The 2009 Yamaha TMAX is new to Canada but has been available in Europe since 2001 where scooter riders have been buying them up en masse. Revamped in 2008, the TMAX now has a sporty aluminum chassis and, dare I say it, sport bike like bodywork and upswept muffler. This size scoter falls into the maxi scooter category and unlike the little 49cc scooters or even some of their larger brethren you're not limited to city, or secondary roads. Maxi scooters have the stability and power to comfortably get you whereever you want to go and whatever road you want to get their on. 2-up cross Canada trip? - the TMAX will do it with ease!

The TMAX has a liquid cooled, DOHC 499cc parallel twin engine pumps out a claimed 43 horsepower and 34.2 ft-lb of torque @ 6,500 rpm. Not earth shattering by motorcycle standards, but more than capable of propelling you at and above the speed limit on any Canadian road or highway; even if you've got a friend along for the ride.

If safety and performance is a key consideration you'll be pleased to know that the TMAX has R6 sportsbike derived brakes, with twin, monoblock four-piston front calipers and single-piston rear caliper, and a trio of 267 mm discs. If you want to stop, you can do it in a hurry; a single finger is all it takes to bring the TMAX down from speed. It doesn't feature ABS.

A huge 43mm fork up front and a single shock swingarm in the rear ensure a sportbike like ride and that road imperfections are taken in stride. 15" cast aluminum wheels with 120/70R15 front, 160/60R15 rear tires further highlight the motorcycle like package offered by the TMAX. The larger rims help with stability at higher speeds too.

The 2-piece windshield provides excellent wind and weather protection. The upper portion of the windshield features a "hard coated" finish for scratch protection. Dual 60/55-watt halogen headlights provide a bright beam of light to guide your way through the night and give the TMAX a sporty, sleek, cat-eye image.

In terms of comfort there's lots of legroom and a spacious cockpit. A seat height of 800mm (31.5'') should suit a wide range of riders. The rider portion of the seat features a 3 position back support for even more comfort and allows the rider's position to be adjusted forward or backward to add or reduce leg room.

A few things you'll immediately notice when hopping aboard the TMAX is the step through design common to scooters. It feels a little unusual at first if you're coming from a motorcycle background but I found the adjustment quick - within mere minutes I was feeling comfortable and enjoying the sporty handling. Another feature that's not as common on motorcycles is the fully automatic, CVT (constantly variable transmission) V-belt transmission. There's no gear changes to worry or think about. You're always in the proper gear and the transmission ensures easy "twist-the-throttle-and-go operation". This is especially convenient if you're a commuter or riding within the city. Stop and go traffic, and low speed maneuvers are performed effortlessly.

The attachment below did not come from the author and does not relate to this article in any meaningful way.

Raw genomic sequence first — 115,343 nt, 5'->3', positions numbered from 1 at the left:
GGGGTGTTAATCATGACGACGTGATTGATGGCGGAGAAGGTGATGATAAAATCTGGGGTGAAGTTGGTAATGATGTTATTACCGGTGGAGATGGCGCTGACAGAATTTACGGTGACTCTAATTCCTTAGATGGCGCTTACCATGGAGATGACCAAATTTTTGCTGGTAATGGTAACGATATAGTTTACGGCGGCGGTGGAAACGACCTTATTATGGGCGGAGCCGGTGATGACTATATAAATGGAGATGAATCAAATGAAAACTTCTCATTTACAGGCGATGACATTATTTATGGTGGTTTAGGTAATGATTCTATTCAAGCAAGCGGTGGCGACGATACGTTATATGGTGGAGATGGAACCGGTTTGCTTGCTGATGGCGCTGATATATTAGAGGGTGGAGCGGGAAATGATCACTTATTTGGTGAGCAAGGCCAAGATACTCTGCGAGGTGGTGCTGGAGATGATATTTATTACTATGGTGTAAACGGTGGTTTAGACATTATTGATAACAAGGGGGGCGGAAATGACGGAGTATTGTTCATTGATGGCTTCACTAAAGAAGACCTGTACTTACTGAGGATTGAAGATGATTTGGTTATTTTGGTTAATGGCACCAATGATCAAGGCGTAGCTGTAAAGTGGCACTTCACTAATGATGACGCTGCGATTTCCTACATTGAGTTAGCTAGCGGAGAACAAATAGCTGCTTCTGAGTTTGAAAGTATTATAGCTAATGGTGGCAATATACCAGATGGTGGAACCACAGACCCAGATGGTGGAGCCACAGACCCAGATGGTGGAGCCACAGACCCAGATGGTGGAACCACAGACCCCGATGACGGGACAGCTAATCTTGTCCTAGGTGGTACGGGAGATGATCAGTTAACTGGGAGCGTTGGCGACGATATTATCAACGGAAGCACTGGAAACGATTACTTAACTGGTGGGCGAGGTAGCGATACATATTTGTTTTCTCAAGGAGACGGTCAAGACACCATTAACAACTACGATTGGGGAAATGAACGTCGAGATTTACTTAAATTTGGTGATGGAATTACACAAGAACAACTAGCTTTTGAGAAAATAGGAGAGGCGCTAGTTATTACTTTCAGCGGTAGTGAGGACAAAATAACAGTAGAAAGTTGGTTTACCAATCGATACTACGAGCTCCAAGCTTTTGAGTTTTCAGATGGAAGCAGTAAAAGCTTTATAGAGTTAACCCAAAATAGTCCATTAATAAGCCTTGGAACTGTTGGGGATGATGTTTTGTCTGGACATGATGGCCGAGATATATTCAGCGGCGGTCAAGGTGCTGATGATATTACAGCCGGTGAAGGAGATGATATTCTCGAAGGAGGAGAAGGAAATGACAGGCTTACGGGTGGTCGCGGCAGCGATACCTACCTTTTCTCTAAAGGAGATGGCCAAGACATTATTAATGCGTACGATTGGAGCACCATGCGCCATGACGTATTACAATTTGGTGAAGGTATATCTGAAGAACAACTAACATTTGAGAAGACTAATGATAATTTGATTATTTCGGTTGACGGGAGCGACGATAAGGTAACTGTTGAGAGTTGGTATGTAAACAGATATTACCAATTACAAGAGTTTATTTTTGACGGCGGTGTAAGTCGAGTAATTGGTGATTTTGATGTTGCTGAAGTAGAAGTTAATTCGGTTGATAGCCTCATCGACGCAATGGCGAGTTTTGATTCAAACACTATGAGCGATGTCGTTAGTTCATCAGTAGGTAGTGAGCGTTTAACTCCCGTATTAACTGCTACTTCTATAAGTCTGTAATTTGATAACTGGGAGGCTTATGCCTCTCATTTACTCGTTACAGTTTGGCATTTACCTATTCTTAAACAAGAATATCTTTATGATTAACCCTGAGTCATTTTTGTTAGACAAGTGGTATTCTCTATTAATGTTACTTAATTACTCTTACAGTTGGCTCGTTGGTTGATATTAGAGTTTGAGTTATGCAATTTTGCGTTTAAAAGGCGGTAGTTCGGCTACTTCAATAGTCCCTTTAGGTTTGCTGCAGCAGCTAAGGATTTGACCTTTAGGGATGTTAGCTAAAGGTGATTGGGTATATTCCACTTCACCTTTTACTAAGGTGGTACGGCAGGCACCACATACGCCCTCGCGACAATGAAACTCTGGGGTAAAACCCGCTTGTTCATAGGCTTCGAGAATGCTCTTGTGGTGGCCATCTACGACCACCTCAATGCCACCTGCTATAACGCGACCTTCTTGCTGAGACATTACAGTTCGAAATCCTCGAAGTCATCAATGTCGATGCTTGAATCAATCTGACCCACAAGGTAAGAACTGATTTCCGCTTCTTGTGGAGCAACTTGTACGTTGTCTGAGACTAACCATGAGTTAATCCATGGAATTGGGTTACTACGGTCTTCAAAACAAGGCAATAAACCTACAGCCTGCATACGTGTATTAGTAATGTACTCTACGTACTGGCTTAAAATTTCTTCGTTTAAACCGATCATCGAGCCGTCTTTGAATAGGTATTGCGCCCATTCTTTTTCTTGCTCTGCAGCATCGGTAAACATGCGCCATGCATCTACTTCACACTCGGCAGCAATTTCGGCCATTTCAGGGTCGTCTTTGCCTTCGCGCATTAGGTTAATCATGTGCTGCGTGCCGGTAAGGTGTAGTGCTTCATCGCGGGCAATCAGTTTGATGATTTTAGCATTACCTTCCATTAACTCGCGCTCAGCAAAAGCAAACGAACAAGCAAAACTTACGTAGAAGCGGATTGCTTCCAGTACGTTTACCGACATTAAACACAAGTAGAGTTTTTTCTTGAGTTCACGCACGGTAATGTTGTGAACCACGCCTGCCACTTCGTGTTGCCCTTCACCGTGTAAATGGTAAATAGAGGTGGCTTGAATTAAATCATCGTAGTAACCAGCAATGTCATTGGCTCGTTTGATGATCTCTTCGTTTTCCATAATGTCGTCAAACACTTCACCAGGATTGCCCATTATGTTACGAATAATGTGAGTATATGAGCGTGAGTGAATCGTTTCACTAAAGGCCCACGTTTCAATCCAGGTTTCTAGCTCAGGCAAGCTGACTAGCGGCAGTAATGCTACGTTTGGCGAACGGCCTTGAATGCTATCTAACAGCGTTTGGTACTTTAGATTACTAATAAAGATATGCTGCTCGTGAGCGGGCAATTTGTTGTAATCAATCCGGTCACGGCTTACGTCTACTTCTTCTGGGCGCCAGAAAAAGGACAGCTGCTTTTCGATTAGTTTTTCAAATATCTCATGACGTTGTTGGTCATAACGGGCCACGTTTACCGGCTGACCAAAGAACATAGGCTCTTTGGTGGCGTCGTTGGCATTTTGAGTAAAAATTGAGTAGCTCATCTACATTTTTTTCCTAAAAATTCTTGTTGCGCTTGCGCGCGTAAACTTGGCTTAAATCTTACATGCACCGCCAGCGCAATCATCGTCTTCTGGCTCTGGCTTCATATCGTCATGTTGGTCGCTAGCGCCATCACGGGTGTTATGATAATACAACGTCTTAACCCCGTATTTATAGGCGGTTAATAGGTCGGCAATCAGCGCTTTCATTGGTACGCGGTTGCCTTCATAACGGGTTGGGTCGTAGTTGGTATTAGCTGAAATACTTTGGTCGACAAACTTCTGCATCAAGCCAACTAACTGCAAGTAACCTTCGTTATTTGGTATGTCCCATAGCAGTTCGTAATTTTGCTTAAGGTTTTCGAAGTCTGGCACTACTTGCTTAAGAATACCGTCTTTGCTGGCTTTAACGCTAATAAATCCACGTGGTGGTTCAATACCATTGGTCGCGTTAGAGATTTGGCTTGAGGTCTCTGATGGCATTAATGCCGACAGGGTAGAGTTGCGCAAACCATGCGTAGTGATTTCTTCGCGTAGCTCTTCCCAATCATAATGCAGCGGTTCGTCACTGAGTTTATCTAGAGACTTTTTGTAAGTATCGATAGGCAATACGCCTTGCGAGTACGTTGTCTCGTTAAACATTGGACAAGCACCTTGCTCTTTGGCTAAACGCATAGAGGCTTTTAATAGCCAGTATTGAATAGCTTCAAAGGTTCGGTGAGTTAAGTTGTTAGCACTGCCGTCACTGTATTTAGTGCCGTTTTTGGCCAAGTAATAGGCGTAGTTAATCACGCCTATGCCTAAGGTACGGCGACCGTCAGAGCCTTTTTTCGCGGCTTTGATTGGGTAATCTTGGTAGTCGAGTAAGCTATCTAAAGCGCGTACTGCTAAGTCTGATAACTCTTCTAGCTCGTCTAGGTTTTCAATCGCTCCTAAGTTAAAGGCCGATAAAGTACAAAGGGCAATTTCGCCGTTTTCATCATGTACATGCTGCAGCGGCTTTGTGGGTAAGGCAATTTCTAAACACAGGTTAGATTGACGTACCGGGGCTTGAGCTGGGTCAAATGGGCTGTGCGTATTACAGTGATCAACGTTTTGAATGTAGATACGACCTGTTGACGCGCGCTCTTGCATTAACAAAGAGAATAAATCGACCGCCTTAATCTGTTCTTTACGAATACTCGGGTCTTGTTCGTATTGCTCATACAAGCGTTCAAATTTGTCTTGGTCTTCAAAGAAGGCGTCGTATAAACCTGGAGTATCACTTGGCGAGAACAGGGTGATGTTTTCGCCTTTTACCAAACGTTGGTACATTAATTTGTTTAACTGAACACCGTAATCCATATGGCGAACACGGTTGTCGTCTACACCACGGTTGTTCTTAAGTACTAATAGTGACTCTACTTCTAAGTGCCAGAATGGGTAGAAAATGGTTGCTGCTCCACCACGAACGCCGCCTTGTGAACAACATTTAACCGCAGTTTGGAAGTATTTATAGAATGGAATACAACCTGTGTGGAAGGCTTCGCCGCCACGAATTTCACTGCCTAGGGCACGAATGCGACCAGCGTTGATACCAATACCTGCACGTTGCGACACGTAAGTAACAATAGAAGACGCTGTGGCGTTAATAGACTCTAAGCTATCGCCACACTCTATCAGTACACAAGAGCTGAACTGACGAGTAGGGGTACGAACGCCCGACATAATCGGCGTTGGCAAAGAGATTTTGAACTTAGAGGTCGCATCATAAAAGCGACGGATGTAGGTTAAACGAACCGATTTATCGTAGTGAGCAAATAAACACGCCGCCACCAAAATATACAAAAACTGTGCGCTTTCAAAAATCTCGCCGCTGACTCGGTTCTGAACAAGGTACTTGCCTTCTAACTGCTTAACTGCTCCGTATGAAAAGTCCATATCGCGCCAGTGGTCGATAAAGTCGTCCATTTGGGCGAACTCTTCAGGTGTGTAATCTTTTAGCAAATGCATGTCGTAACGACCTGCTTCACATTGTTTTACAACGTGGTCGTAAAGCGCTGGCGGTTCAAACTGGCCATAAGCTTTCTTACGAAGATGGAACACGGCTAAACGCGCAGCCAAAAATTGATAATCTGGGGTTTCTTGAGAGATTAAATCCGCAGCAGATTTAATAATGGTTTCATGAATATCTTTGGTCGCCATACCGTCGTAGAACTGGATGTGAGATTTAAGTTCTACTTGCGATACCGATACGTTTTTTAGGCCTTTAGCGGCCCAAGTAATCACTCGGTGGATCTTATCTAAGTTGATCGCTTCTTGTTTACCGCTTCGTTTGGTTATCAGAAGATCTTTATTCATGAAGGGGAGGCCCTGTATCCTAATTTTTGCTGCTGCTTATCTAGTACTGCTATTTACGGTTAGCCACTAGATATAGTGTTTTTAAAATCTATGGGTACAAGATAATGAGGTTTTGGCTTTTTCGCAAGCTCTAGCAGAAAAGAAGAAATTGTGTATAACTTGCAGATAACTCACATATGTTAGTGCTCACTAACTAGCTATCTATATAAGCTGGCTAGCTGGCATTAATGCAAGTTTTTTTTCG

What about economy? Well, the TMAX features a 15-litre fuel tank and as you might anticipate it gets great gas mileage; 56 mpg or 20kpl is claimed by Yamaha. That gives you a theoretical range of approximately 300 km on a single tank. Gas prices are all over the map at the moment but lets say you're getting $1 a litre gasoline to make the math easy. That's $15 bucks to travel 300 km! You should also factor in insurance costs and scooters are generally easily insurable and at affordable rates.

On the practicality side - one of the great features of the TMAX is its lockable underseat storage. It has a large, locking under seat storage compartment can easily hold a full-face helmet. A vanity light is provided in the rear section of the trunk which is a nice touch when unloading in low light.

A multi-function instrumentation panel gives the rider all sorts of useful information. It includes analog speedometer, temp and fuel gauges with illuminated needles. Tach, odometer, dual tripmeters, clock, fuel tripmeter are digital. There's even a V-belt wear indicator warning light and an oil change indicator light too.

If you're a motorcycle rider and want the storage you get straight out of the crate with the TMAX you'll at least have to invest in a top box which also changes the appearance of the motorcycle. It's integrated into the styling of the TMAX. That makes throwing your laptop, work files, groceries, rain gear, helmet; whatever so much easier on the TMAX. The sporty performance it offers is also within the realm of many motorcycles and handling capabilities that exceeds that of many motorcycles. Those traits should make the transition from motorcycle to scooter quite a bit easier for traditional motorcycle riders. If you're a newcomer to two-wheeled riding, well, you're in for a treat!

2009 Yamaha TMAX
MSRP of $10,499
Wet weight 222kg (488.4 lb)
Colors: Dark Metallic Blue,Reddish Yellow

An instant rebate of $500 is available until September 2009 - see Yamaha's website for details.